I noticed this coincidence and I couldn't help wondering since other parts are based off of Chinese(kanji)

  • Note that the Chinese sound written as yu is actually ü in German ([[y]]) and not a set of a consonant and a vowel like you in English and ゆ in Japanese. Commented Dec 3, 2016 at 11:18
  • Yeah, I know :P
    – David C.
    Commented Dec 4, 2016 at 12:27

2 Answers 2


No, it's a coincidence. ゆ is over a thousand years old and is thought to be derived from 由. You can find a chart of the kanji that hiragana developed from on Wikipedia.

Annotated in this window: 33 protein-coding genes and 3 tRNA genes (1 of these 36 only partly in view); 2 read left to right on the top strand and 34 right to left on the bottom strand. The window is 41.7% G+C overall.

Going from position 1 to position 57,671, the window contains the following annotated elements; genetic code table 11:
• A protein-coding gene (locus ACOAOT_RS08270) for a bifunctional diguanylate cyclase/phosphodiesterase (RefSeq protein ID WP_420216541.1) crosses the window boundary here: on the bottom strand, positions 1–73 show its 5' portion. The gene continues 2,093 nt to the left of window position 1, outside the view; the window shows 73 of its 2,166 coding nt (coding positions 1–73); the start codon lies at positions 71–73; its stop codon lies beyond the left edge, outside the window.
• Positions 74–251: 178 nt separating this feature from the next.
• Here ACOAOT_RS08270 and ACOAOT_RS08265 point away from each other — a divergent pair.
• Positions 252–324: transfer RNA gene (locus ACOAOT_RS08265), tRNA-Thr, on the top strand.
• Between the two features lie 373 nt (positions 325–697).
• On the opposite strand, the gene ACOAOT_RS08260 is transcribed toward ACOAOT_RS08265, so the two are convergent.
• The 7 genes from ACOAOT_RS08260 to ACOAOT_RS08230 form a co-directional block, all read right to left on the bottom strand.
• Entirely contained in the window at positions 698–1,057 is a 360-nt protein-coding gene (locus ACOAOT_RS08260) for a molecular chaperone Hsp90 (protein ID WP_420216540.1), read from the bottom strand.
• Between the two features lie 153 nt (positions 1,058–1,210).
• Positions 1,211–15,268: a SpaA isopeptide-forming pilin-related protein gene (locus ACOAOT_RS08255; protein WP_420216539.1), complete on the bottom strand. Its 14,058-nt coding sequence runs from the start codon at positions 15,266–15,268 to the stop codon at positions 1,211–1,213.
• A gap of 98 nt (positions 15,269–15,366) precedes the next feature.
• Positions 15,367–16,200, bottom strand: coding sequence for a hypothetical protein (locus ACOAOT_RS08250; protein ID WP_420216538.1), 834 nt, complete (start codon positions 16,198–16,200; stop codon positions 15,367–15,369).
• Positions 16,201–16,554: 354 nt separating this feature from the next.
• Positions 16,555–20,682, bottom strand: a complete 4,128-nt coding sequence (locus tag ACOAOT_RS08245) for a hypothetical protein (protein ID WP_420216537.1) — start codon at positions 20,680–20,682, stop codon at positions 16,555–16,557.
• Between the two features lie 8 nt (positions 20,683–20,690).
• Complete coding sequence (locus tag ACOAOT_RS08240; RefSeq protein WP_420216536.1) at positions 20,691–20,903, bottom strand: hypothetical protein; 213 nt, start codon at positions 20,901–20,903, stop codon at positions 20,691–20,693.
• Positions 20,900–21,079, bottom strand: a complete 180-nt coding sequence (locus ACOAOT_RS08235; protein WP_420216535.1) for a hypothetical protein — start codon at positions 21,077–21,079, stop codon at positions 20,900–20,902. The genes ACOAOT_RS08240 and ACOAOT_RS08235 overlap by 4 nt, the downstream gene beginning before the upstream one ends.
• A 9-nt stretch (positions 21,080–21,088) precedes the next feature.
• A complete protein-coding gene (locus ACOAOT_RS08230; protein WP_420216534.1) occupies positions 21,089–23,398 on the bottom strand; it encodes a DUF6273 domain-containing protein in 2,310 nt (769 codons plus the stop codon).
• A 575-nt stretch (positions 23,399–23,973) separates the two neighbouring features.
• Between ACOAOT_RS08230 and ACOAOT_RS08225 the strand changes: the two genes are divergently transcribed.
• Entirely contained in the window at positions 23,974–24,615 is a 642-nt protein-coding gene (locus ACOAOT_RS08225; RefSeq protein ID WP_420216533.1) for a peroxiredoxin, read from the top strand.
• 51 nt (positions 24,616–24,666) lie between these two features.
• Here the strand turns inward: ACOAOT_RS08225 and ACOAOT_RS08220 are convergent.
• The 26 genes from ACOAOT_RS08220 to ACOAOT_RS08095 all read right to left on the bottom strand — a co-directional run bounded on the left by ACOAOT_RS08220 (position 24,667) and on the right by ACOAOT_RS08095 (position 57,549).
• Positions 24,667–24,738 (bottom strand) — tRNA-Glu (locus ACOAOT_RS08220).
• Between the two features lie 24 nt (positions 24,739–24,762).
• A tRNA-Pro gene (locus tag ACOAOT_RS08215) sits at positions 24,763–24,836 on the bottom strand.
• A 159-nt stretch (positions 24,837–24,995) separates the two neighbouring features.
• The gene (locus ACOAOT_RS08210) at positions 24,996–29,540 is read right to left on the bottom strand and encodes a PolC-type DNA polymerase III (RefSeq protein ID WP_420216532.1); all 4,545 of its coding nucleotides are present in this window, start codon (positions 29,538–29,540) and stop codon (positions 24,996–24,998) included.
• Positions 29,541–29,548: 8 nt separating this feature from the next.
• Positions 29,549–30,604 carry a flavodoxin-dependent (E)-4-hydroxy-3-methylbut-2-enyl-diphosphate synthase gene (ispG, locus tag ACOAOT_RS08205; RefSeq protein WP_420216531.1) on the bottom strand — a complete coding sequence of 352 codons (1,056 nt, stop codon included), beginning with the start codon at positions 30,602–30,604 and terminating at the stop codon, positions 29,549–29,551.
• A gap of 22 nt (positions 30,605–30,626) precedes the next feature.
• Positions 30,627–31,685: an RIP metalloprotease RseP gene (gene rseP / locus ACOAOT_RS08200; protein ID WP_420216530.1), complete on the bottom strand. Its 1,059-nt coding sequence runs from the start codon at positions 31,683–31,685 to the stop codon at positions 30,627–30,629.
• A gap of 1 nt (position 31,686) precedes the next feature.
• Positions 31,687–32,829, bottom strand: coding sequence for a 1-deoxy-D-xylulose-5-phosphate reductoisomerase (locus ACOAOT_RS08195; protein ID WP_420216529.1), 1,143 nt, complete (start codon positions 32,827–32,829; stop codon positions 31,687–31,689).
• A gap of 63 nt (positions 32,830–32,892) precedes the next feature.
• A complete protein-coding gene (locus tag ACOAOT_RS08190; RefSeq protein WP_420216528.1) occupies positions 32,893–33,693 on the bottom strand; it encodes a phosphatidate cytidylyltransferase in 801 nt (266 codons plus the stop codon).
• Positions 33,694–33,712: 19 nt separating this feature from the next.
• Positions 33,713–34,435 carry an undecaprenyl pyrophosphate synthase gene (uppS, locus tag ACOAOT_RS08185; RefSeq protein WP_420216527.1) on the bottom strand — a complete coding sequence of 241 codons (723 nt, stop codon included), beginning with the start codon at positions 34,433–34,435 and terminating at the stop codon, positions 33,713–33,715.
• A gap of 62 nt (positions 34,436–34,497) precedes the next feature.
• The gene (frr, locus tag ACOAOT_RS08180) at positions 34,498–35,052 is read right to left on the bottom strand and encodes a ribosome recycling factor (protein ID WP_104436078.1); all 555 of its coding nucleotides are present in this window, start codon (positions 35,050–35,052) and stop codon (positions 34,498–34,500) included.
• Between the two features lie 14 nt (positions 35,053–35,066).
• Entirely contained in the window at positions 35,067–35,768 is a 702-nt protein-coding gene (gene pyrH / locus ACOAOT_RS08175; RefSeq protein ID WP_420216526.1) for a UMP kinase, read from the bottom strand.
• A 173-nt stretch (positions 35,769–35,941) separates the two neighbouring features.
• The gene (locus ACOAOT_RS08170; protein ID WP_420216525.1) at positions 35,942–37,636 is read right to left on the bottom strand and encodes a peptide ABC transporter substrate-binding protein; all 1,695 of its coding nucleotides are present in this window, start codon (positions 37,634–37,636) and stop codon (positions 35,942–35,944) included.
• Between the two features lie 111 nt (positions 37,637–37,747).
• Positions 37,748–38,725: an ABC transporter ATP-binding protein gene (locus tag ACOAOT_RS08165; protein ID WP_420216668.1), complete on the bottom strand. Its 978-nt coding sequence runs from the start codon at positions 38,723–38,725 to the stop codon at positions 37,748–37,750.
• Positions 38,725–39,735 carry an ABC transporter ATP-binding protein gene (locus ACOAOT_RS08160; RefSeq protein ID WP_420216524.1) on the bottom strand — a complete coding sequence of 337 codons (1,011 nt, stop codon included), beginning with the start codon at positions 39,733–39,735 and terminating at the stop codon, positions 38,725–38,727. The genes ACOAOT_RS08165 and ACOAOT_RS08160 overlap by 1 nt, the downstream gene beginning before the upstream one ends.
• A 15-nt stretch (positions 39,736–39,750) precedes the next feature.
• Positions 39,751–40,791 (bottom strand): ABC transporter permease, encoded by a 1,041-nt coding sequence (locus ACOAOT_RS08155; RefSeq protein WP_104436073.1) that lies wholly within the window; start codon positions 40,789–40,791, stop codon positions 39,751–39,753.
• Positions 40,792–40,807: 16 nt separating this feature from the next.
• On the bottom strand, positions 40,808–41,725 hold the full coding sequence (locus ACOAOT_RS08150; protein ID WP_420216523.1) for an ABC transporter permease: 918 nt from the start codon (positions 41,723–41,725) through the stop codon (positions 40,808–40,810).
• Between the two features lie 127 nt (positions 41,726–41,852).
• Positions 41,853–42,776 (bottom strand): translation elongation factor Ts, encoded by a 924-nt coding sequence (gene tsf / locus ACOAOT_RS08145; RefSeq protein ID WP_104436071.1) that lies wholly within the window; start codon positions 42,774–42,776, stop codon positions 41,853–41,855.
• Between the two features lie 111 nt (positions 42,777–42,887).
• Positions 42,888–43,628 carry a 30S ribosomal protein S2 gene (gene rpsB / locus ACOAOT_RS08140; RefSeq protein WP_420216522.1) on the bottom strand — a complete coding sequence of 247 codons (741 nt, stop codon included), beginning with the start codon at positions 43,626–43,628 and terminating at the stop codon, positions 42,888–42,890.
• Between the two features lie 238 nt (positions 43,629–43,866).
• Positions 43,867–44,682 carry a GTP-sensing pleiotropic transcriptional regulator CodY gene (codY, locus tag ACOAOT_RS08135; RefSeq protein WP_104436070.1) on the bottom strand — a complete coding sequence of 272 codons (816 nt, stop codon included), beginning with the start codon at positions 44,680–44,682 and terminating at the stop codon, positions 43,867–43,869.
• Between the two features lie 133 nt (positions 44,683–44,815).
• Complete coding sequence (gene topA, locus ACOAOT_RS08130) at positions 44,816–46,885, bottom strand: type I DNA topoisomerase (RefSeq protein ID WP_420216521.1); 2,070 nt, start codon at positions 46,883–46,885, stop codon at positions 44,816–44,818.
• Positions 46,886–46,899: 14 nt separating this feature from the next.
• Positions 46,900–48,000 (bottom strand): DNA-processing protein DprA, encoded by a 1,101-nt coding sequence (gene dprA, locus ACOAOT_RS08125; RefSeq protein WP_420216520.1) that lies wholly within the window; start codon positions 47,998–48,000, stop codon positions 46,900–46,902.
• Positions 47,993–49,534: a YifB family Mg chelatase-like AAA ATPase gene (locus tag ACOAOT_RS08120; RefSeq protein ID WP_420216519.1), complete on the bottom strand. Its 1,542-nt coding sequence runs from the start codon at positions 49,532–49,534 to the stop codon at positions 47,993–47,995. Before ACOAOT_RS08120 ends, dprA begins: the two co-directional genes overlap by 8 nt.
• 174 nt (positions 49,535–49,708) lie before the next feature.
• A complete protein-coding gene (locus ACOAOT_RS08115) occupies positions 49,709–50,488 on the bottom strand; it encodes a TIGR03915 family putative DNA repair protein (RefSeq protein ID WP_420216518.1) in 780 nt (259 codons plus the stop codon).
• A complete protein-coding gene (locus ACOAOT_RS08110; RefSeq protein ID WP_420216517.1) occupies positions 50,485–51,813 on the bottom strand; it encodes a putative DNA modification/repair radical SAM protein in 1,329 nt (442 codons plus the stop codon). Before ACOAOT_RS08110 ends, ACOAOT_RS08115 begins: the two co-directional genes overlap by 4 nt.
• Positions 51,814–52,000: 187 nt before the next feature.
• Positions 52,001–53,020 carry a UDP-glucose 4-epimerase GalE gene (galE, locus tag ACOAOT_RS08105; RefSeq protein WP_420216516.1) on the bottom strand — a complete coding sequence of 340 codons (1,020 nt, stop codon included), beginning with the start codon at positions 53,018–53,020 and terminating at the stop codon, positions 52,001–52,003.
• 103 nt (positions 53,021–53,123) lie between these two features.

Mandarin is more recent and corresponds to Japanese 魚 gyo, both of which developed from Middle Chinese ngyo (where the digraph ‹ng› represents the nasal velar sound [ŋ], as in English ring). At the time ゆ developed, the sound was too different from yu to make this kind of connection.



Hiragana ゆ developed from the kanji character 由 (see for example this).

Japanese on-yomi reading of kanji 魚 is ぎょ and there is no relation to the Chinese yu.

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